Residents confront board over development
Angry residents have let the Howick Local Board know how they feel about possible development in their area.
At least 50 people from Pakuranga crammed into the board's meeting room on Monday night and more overflowed out the doors to hear what the politicians had to say.
Kentigern Residents Association chairman Lawrence Thoms asked the board to withdraw any support they have for rezoning north of Pakuranga Rd and west of Saint Kentigern College.
"We have surveyed 229 residences of the area and discovered universal opposition to terrace housing and apartment buildings in the area," he said.
"The Howick Local Board has a key role to advocate on our behalf on areas of local interest."
Board member David Collings holds the district plan and design portfolio and said the information the residents are concerned over "isn't quite correct".
He said the board does not support four-storey buildings along the waterfront.
Chairman Michael Williams said city limits written into the Auckland Plan are the reason Auckland Council wants terrace housing and apartments around town centres and transport corridors.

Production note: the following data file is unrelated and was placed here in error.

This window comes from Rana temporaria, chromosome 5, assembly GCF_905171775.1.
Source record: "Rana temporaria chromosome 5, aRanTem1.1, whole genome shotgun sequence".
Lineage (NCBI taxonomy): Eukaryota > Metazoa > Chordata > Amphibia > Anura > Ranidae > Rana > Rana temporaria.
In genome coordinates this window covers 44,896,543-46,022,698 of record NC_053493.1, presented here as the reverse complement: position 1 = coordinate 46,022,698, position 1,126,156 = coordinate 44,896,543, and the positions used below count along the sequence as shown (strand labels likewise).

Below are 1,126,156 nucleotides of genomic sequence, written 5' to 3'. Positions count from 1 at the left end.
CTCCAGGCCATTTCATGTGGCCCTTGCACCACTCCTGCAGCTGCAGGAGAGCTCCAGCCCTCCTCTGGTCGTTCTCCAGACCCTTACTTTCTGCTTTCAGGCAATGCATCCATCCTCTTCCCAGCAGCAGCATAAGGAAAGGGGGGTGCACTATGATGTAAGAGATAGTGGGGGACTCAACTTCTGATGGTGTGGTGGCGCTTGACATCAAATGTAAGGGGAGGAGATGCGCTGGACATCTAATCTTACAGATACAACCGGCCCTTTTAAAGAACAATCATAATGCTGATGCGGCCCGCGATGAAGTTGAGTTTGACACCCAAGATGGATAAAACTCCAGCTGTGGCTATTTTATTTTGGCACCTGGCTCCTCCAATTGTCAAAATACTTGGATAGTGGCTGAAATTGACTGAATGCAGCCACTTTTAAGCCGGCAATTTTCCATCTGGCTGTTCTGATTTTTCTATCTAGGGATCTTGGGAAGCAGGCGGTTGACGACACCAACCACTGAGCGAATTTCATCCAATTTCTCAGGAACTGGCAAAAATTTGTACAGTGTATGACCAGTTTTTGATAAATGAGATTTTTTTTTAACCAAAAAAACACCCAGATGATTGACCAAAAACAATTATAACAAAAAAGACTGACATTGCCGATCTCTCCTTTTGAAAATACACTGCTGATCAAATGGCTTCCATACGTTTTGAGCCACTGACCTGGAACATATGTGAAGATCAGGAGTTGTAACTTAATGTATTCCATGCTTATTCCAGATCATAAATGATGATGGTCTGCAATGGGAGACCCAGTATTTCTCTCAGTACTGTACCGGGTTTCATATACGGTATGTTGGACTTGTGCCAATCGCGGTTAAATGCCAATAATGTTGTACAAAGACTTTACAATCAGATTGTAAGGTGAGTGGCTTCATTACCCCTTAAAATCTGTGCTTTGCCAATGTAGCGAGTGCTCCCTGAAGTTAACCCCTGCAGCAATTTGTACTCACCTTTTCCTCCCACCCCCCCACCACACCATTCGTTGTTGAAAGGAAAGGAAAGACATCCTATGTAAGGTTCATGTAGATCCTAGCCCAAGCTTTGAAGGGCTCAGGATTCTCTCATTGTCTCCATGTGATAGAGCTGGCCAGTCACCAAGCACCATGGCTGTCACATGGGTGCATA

Mr Williams promised the residents a public meeting to discuss their concerns and that they will be advised in their letterboxes when it will take place.
The meeting will be held before the draft Pakuranga Town Centre Masterplan is released and goes out for consultation. The town centre plan will influence the council's draft unitary plan that will include zone changes around the city.
Board member Steve Udy says there are a number of people on the board who "really go to battle" for the residents of the area.
"Our vision for that side of the Pakuranga highway is really nice, flat, low-level, maintain the views, maintain the public amenity," he says. "Because that's the feature of this area.
"It's one of the most valuable things we've got."
Eastern ward councillors Sharon Stewart and Dick Quax held one-on-one public meetings on February 8 about the council's draft annual plan. Mr Quax says Pakuranga residents used the opportunity to air their views.
"No-one wants to wake one morning and find that their leafy suburban neighbourhood has been designated as an area for high intensity living," he says.
"The information about planned intensification that has been provided to the community is sketchy and incomplete and this creates anxiety."
Mr Quax says mayor Len Brown wants Auckland to become a compact city with multi-storey apartment buildings housing an additional one million people within the 2010 city limits.
"There is little or no evidence that this will make Auckland a more liveable city.
"On the contrary there is plenty of empirical evidence that more intensive living leads to more traffic congestion and pollution and a loss of biodiversity."